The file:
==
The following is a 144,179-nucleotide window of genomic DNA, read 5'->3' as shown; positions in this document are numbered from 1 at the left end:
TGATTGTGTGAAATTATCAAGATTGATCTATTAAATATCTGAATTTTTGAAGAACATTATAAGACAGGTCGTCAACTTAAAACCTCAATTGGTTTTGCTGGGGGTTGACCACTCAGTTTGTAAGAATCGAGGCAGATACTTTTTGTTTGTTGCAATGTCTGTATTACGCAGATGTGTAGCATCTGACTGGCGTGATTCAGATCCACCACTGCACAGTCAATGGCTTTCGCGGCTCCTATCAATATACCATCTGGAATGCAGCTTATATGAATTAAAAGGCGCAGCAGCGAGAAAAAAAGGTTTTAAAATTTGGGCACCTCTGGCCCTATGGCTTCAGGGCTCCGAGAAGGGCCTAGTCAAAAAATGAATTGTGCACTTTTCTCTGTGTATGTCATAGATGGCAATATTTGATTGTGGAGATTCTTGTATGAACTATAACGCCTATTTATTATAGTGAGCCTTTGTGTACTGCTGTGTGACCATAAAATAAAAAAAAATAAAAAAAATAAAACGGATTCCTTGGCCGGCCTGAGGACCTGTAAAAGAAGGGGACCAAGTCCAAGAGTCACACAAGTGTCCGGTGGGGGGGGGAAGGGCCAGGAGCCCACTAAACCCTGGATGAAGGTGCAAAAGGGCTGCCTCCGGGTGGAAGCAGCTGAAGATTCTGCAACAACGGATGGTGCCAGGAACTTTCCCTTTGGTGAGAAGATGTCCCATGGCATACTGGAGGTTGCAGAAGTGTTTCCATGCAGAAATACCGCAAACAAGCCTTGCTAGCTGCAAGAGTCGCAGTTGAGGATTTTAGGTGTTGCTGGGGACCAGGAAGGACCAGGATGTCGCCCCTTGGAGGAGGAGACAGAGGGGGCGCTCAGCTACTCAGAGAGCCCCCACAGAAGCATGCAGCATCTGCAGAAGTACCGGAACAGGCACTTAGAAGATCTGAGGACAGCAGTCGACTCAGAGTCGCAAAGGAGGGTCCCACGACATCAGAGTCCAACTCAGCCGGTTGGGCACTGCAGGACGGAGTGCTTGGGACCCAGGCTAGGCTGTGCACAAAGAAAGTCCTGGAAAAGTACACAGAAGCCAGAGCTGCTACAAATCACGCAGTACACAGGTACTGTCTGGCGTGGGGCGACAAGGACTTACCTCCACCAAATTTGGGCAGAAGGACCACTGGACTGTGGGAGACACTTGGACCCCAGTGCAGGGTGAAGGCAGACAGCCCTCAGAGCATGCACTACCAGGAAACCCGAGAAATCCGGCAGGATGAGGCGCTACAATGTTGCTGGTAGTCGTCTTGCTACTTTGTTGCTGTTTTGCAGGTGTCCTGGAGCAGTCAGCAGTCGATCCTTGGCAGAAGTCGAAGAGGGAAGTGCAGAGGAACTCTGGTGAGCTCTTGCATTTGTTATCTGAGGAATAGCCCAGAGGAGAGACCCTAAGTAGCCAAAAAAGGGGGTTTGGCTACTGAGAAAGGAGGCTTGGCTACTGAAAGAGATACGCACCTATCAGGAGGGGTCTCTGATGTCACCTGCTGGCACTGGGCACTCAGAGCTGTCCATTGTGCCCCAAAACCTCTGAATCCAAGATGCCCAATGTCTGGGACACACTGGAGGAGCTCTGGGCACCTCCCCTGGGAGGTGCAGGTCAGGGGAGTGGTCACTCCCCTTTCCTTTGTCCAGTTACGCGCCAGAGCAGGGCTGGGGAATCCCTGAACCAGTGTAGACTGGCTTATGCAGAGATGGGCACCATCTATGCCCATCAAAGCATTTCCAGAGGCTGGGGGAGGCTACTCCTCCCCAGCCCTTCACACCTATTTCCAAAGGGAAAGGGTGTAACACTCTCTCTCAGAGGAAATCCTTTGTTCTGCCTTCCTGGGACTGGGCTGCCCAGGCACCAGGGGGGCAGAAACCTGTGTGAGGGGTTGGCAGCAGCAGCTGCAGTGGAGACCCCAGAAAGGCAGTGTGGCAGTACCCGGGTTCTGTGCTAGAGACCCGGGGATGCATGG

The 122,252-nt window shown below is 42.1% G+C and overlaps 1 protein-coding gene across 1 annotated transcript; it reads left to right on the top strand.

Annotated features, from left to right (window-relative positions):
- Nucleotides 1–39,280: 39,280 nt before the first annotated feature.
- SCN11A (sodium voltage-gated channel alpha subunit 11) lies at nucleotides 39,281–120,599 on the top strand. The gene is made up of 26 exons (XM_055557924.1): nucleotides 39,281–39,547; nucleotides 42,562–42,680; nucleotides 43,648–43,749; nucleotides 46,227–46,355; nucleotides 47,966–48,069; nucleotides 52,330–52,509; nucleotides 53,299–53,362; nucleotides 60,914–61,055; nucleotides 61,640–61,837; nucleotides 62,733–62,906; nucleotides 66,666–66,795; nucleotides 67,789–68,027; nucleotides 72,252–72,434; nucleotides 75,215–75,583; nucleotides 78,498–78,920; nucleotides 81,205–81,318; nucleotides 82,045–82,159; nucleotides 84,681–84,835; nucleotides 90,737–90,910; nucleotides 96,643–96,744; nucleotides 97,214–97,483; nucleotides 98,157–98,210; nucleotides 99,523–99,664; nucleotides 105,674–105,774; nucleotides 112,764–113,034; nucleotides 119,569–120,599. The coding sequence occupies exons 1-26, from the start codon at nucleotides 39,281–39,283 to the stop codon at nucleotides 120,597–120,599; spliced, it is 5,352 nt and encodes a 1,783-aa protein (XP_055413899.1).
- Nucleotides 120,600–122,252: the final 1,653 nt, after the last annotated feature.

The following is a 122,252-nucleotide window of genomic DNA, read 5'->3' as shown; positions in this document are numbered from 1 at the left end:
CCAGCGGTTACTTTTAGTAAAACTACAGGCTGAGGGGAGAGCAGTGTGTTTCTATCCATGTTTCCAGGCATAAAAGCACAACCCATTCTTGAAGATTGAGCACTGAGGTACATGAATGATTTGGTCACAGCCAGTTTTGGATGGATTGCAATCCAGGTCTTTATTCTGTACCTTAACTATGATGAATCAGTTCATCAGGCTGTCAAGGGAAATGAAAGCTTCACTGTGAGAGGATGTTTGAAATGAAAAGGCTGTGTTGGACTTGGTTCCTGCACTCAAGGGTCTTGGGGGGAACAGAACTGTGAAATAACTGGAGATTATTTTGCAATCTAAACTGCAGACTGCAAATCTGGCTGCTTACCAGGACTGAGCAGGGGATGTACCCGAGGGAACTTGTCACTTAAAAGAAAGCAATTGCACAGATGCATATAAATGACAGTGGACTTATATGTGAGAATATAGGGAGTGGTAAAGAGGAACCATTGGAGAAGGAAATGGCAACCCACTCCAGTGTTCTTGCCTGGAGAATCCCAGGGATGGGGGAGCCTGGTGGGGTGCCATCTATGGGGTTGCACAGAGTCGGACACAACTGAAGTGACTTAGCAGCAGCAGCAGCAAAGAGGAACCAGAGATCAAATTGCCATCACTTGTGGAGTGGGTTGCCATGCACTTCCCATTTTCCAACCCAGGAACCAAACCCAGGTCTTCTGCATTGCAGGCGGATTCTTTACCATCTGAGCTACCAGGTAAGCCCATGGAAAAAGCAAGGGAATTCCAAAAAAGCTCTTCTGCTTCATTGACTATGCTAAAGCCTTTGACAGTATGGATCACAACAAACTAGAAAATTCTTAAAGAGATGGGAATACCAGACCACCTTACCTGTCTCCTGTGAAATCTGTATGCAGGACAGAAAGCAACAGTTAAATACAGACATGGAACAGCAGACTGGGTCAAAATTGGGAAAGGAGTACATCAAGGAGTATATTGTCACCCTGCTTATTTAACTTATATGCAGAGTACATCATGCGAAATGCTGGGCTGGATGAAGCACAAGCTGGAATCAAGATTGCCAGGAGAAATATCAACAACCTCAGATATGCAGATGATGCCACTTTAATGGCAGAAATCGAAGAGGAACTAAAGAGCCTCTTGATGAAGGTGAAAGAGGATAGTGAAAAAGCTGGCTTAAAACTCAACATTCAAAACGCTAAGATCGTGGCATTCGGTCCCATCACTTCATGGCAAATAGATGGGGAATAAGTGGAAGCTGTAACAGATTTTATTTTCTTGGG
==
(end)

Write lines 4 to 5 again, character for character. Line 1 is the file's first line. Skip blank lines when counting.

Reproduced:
Annotated features, from left to right (window-relative positions):
- Nucleotides 1–39,280: 39,280 nt before the first annotated feature.